One evening coming with a candle I was startled to hear him say a little tremulously, “I am lying here in the dark waiting for death.” The light was within a foot of his eyes. I forced myself to murmur, “Oh nonsense!” and stood over him as if transfixed.
Anything approaching the change that came over his features I have never seen before, and hope never to see again. Oh, I wasn’t touched. I was fascinated. It was as though a veil had been rent. I saw on that ivory face an intense and hopeless despair. Did he live his life again in every detail of desire, temptation, and surrender during that supreme moment of complete knowledge? He cried in a whisper at some image, at some vision – he cried out twice, a cry that was no more than a breath:
“The horror! The horror!”
I blew the candle out and left the cabin. The pilgrims were dining in the mess-room, and I took my place opposite the manager, who lifted his eyes to give me a questioning glance, which I successfully ignored. He leaned back, serene, with that peculiar smile of his sealing the unexpressed depths of his meanness. A continuous shower of small flies streamed upon the lamp, upon the cloth, upon our hands and faces. Suddenly the manager’s boy put his insolent black head in the doorway, and said in a tone of scathing contempt:
“Mistah Kurtz – he dead.”
All the pilgrims rushed out to see. I remained, and went on with my dinner. I believe I was considered brutally callous. However, I did not eat much. There was a lamp in there – light, don’t you know – and outside it was so beastly dark. I went no more near the remarkable man who had pronounced judgement upon the adventures of his soul on this earth. The voice was gone. What else had been there? But I am of course aware that next day the pilgrims buried something in a muddy hole.
And then they very nearly buried me.
However, as you see, I did not go to join Kurtz there and then. I did not. I remained to dream the nightmare out to the end, and to show my loyalty to Kurtz once more. Destiny. My destiny! Droll thing life is – that mysterious arrangement of merciless logic for a futile purpose. The most you can hope from it is some knowledge of yourself – that comes too late – a crop of unextinguishable regrets. I have wrestled with death. It is the most unexciting contest you can imagine. It takes place in an impalpable greyness, with nothing underfoot, with nothing around, without spectators, without clamour, without glory, without the great desire of victory, without the great fear of defeat, in a sickly atmosphere of tepid scepticism, without much belief in your own right, and still less in that of your adversary. If such is the form of ultimate wisdom, then life is a greater riddle than some of us think it to be. I was within a hair’s breadth of the last opportunity for pronouncement, and I found with humiliation that probably I would have nothing to say. This is the reason why I affirm that Kurtz was a remarkable man. He had something to say. He said it. Since I had peeped over the edge myself, I understand better the meaning of his stare, that could not see the flame of the candle, but was wide enough to embrace the whole universe, piercing enough to penetrate all the hearts that beat in the darkness. He had summed up – he had judged.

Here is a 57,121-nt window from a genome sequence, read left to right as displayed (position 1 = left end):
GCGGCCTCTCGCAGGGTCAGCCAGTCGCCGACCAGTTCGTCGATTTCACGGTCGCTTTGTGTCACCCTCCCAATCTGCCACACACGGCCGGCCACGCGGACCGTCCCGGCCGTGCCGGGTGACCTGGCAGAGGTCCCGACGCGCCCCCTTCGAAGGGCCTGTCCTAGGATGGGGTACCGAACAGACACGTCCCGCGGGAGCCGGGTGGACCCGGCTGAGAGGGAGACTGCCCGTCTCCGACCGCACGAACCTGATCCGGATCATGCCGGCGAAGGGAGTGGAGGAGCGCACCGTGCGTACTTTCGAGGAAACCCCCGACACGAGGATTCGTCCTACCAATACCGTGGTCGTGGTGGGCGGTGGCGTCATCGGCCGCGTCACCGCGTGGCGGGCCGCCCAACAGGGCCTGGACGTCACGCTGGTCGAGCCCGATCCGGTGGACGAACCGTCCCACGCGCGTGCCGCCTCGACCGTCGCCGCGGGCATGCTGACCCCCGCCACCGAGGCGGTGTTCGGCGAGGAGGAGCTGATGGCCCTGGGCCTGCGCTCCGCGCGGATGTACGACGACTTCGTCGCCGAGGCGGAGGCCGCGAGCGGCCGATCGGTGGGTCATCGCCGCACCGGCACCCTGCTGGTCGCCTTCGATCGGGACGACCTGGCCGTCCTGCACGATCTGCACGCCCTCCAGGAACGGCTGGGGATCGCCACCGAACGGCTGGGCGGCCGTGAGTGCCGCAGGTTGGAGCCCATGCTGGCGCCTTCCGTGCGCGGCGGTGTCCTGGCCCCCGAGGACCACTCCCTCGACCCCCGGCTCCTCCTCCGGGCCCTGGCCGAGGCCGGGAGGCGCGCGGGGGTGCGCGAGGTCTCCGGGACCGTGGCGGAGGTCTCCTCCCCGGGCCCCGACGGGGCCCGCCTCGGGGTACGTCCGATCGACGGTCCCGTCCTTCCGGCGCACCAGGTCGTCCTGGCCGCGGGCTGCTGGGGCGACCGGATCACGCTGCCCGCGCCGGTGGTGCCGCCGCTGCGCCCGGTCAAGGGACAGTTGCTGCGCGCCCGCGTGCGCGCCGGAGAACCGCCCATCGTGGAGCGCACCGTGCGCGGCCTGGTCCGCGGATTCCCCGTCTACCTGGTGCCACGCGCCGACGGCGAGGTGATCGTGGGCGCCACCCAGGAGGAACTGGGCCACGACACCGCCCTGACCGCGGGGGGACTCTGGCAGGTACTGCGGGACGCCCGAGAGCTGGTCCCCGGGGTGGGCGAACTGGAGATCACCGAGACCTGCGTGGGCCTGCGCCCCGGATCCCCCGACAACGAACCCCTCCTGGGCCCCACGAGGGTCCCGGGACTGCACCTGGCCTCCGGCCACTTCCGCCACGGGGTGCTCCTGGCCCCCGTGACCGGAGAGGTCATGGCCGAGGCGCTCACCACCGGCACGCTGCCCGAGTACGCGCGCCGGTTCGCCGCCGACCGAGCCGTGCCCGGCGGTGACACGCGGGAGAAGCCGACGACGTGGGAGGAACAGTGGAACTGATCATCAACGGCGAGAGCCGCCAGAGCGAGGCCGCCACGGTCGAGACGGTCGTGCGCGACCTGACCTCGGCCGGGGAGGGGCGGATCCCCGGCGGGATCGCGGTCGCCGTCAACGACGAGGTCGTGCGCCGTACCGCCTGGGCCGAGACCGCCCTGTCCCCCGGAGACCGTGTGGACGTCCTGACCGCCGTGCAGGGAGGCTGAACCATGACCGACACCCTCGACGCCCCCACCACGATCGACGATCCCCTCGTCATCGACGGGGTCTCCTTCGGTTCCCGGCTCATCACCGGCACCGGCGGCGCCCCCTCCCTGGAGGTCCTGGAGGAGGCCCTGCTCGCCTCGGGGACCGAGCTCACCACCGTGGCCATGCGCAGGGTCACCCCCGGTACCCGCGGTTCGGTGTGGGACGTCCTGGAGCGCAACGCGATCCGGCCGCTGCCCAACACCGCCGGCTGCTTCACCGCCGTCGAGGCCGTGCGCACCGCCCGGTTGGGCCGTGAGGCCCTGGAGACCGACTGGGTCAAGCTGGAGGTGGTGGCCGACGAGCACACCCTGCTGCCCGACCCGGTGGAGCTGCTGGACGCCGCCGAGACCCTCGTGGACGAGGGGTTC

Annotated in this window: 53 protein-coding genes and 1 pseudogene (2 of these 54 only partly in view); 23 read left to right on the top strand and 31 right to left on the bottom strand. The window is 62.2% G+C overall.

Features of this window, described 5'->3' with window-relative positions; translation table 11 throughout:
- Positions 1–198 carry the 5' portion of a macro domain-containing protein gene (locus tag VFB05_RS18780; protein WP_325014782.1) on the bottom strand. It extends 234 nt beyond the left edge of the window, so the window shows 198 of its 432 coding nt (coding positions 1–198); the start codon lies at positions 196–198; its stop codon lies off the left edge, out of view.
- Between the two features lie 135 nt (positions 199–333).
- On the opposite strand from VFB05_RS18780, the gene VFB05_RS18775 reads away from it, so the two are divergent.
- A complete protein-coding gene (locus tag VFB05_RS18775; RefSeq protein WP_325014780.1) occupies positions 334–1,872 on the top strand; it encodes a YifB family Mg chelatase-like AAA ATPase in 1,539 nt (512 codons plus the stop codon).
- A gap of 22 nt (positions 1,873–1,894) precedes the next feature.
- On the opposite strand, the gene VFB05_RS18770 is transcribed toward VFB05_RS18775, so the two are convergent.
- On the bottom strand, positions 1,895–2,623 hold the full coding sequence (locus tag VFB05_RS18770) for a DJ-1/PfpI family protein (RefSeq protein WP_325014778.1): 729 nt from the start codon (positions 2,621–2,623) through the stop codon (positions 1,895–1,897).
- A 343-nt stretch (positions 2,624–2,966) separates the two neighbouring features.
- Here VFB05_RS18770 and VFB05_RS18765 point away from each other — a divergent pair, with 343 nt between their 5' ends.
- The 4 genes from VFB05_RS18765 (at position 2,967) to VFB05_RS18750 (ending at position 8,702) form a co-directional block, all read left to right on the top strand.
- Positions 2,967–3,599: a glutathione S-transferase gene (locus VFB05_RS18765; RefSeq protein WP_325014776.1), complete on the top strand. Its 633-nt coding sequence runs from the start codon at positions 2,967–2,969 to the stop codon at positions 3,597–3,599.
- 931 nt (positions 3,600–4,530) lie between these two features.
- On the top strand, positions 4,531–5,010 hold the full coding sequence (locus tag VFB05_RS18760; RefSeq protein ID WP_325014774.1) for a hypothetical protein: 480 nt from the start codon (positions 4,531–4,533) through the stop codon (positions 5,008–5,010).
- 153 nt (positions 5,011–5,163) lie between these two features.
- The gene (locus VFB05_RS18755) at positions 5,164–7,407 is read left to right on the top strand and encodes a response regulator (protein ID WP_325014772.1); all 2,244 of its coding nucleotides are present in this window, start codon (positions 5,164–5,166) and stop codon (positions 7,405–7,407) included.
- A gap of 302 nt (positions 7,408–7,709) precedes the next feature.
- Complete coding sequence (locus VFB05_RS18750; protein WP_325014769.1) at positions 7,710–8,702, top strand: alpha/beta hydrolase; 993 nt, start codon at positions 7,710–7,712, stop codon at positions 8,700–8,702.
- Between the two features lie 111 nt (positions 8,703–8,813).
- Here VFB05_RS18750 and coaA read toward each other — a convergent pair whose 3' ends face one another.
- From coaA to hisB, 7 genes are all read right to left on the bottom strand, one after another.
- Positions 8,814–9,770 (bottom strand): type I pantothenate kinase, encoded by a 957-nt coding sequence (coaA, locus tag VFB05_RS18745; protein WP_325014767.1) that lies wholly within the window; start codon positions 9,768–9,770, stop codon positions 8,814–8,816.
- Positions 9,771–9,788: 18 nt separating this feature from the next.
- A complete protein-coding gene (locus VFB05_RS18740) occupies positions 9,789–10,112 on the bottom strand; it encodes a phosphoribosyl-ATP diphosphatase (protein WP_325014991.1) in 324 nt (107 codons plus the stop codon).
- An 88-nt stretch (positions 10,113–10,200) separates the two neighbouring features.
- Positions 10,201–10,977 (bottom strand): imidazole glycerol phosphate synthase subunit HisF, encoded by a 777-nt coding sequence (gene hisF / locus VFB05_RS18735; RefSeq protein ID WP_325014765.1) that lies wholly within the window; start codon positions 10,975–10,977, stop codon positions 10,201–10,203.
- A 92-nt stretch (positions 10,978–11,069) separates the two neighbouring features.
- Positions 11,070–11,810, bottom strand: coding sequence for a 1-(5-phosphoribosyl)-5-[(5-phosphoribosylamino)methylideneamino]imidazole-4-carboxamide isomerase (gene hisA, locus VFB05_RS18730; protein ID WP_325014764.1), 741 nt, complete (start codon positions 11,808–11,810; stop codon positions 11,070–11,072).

“The horror!” he was a remarkable man.
© L. R. Capuana
All Images Taken from Google Search